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Hair-Growing Cat Soap

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Personal cleanliness has often been considered, rightly or wrongly, as something essential to really getting on in life. While it is entirely possible to pursue a full and satisfying existence without the use of things like water and soap, it can be pretty much taken for granted that the many successful people at least run through a shower once every couple of weeks. The fact that people don't necessarily feel that bathing or showering is a good use of their precious time has led some large chemical and pharmaceutical companies, and some small soap-producing companies, to seek ways to keep us amused for long enough to make the experience relatively painless.

One such way is to make the soap as compelling and amusing as is practically possible. The result is the 'Hair-Growing Cat Soap', a piece of non-perfumed soap about three inches tall in the approximate shape of a cute cat1 that, when removed from its vacuum-sealed plastic packet, starts growing wispy hair within 12 hours, which continues to grow for more than a week up to 10 millimetres in length.

Once the hair has grown to its fullest length the soap cat takes on a slightly disturbing appearance2 that usually will result in it being consigned to the darkest and most infrequently-visited area of your house. The hair is rather like the stuff that gets caught on sticky-tape when dragged across clothing after a particularly amorous encounter with a domestic pet. If a few strands are rubbed between the fingers, the 'hair' actually proves to be simple, white, slightly-waxy soap. Touching the cat's skin results in almost immediate, permanent hair loss in that area, damaging the fur irretrievably.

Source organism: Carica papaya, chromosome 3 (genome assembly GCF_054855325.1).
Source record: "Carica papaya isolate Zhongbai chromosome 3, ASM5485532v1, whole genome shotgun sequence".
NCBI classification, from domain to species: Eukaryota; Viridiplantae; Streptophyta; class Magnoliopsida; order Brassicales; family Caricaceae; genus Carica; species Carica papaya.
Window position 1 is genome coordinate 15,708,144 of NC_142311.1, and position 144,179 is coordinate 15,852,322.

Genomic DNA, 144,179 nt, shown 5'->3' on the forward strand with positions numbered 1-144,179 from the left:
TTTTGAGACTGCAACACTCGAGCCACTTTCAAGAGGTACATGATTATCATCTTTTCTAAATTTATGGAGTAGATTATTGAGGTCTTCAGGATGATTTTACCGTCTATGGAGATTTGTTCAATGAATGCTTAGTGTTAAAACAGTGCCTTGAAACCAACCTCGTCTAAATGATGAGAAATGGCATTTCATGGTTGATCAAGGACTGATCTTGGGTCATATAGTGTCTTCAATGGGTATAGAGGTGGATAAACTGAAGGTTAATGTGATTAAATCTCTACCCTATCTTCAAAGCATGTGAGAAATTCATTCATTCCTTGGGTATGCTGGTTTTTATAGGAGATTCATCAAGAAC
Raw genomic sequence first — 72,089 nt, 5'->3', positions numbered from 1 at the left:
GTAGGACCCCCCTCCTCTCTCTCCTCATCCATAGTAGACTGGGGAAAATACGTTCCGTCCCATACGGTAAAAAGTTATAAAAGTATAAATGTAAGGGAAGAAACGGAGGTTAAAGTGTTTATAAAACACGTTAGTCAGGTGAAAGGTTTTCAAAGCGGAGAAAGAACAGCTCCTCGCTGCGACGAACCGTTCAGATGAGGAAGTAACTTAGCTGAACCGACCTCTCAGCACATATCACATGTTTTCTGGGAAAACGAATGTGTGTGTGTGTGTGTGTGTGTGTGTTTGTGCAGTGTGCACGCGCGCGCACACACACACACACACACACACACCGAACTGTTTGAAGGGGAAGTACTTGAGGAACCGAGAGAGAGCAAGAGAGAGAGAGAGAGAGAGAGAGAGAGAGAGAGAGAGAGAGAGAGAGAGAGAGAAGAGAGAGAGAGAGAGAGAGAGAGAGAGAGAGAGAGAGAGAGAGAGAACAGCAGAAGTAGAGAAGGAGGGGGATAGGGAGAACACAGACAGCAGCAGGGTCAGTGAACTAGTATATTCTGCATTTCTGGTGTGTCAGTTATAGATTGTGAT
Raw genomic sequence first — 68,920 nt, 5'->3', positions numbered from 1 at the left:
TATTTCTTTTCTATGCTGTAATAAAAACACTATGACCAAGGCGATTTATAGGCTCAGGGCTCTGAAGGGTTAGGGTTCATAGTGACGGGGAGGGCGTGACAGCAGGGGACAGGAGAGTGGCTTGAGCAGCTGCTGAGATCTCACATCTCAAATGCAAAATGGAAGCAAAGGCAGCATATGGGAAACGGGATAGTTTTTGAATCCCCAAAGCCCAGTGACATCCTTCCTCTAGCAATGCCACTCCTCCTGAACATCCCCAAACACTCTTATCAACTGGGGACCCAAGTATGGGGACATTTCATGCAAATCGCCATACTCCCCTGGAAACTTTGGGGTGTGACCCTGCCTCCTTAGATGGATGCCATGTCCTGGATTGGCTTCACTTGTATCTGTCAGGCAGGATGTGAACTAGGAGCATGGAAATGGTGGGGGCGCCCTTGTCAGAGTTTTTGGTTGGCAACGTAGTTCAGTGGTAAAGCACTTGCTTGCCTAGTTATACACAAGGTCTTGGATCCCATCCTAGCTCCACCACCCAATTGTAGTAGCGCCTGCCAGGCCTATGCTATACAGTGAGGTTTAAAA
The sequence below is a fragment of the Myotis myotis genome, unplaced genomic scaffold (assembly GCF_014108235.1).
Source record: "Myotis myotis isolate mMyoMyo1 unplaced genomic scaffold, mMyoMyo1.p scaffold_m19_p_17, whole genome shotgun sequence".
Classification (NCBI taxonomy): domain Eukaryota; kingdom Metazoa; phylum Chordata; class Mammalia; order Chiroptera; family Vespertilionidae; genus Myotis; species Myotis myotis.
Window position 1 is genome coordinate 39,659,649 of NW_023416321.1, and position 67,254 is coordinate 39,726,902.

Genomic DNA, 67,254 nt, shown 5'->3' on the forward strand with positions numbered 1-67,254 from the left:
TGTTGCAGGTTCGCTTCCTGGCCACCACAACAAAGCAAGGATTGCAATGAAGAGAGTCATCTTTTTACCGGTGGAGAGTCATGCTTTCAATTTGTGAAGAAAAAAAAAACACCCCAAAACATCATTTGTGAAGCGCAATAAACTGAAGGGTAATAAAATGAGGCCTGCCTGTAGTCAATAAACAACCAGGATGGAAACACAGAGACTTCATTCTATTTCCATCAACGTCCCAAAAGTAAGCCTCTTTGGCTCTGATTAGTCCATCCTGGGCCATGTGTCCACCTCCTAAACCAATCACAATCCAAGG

For those of a slightly sadistic bent, there is a final twist in the soap's entertainment value. A spot of amateur vivisection of the cat will reveal a small, hidden plastic mouse. Being nothing more than a droplet-shaped piece of red plastic, it may briefly provide some form of pleasure for those who appreciate the small print on cans of soup and cereal.

1Approximate in that most cats don't have their ears, mouths and eyes daubed with soluble paint and don't have mould-lines running around the entire circumference of their bodies.2Its appearance is akin to pieces of hairy cheese that appear in the gap behind the vegetable drawer at the foot of your refrigerator when you're spring cleaning, and/or are similar to the growths found on long-neglected dishes discovered under your bed when you first move into rented accommodation.

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